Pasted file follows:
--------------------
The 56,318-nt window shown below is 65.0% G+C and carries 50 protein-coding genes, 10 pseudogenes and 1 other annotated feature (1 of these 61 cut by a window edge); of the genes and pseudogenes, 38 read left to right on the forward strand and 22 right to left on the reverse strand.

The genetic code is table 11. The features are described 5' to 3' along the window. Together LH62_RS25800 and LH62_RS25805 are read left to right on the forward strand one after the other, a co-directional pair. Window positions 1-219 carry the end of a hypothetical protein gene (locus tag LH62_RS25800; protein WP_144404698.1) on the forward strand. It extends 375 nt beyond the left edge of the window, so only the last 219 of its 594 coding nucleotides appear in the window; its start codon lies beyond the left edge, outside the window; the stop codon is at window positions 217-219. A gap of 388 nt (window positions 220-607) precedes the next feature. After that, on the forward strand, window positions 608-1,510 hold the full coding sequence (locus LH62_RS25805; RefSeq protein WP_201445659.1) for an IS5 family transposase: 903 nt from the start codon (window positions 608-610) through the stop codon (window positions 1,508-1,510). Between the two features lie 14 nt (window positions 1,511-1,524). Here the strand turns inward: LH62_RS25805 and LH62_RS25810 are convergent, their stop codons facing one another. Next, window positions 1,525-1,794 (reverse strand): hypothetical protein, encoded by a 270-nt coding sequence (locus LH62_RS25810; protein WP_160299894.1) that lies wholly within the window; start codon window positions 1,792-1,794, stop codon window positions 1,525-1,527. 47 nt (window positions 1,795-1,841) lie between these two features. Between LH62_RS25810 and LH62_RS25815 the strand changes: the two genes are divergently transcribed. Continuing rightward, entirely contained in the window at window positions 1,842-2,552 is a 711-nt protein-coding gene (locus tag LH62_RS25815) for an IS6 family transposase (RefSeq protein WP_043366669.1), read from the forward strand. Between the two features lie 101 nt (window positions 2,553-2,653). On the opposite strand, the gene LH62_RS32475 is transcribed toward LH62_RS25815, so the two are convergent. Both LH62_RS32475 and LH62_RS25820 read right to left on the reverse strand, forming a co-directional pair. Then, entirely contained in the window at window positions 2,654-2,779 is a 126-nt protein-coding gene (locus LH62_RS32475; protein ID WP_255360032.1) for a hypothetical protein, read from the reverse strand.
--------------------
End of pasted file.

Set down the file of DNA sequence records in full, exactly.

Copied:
The 56,318-nt window shown below is 65.0% G+C and carries 50 protein-coding genes, 10 pseudogenes and 1 other annotated feature (1 of these 61 cut by a window edge); of the genes and pseudogenes, 38 read left to right on the forward strand and 22 right to left on the reverse strand.

The genetic code is table 11. The features are described 5' to 3' along the window. Together LH62_RS25800 and LH62_RS25805 are read left to right on the forward strand one after the other, a co-directional pair. Window positions 1-219 carry the end of a hypothetical protein gene (locus tag LH62_RS25800; protein WP_144404698.1) on the forward strand. It extends 375 nt beyond the left edge of the window, so only the last 219 of its 594 coding nucleotides appear in the window; its start codon lies beyond the left edge, outside the window; the stop codon is at window positions 217-219. A gap of 388 nt (window positions 220-607) precedes the next feature. After that, on the forward strand, window positions 608-1,510 hold the full coding sequence (locus LH62_RS25805; RefSeq protein WP_201445659.1) for an IS5 family transposase: 903 nt from the start codon (window positions 608-610) through the stop codon (window positions 1,508-1,510). Between the two features lie 14 nt (window positions 1,511-1,524). Here the strand turns inward: LH62_RS25805 and LH62_RS25810 are convergent, their stop codons facing one another. Next, window positions 1,525-1,794 (reverse strand): hypothetical protein, encoded by a 270-nt coding sequence (locus LH62_RS25810; protein WP_160299894.1) that lies wholly within the window; start codon window positions 1,792-1,794, stop codon window positions 1,525-1,527. 47 nt (window positions 1,795-1,841) lie between these two features. Between LH62_RS25810 and LH62_RS25815 the strand changes: the two genes are divergently transcribed. Continuing rightward, entirely contained in the window at window positions 1,842-2,552 is a 711-nt protein-coding gene (locus tag LH62_RS25815) for an IS6 family transposase (RefSeq protein WP_043366669.1), read from the forward strand. Between the two features lie 101 nt (window positions 2,553-2,653). On the opposite strand, the gene LH62_RS32475 is transcribed toward LH62_RS25815, so the two are convergent. Both LH62_RS32475 and LH62_RS25820 read right to left on the reverse strand, forming a co-directional pair. Then, entirely contained in the window at window positions 2,654-2,779 is a 126-nt protein-coding gene (locus LH62_RS32475; protein ID WP_255360032.1) for a hypothetical protein, read from the reverse strand.